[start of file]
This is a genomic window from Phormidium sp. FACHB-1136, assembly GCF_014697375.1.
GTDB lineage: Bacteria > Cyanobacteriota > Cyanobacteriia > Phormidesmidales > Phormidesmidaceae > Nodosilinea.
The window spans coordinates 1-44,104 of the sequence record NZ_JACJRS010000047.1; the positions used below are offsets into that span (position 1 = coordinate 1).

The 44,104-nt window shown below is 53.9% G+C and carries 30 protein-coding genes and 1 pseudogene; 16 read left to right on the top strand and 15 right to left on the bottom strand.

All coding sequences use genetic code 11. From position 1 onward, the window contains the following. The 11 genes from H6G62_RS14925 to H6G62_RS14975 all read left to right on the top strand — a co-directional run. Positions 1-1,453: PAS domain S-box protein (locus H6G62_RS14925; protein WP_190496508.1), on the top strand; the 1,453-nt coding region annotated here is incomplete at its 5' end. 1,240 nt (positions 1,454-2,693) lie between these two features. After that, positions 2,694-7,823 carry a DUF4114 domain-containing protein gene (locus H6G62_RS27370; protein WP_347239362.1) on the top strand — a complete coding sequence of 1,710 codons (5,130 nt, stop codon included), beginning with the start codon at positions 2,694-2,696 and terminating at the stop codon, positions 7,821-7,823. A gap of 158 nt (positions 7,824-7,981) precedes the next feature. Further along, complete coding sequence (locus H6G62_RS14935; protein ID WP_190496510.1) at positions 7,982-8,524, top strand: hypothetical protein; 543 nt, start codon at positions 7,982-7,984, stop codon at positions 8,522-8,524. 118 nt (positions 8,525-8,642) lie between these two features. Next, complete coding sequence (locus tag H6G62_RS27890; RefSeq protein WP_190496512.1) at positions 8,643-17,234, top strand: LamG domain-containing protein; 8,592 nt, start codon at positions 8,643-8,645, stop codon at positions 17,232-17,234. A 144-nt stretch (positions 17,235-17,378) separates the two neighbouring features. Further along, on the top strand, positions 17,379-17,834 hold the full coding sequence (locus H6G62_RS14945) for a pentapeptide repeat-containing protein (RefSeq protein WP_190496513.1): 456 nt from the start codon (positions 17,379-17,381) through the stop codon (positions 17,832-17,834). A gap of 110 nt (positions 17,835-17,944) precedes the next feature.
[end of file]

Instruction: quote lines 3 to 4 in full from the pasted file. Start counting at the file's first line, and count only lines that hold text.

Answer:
The window spans coordinates 1-44,104 of the sequence record NZ_JACJRS010000047.1; the positions used below are offsets into that span (position 1 = coordinate 1).

The 44,104-nt window shown below is 53.9% G+C and carries 30 protein-coding genes and 1 pseudogene; 16 read left to right on the top strand and 15 right to left on the bottom strand.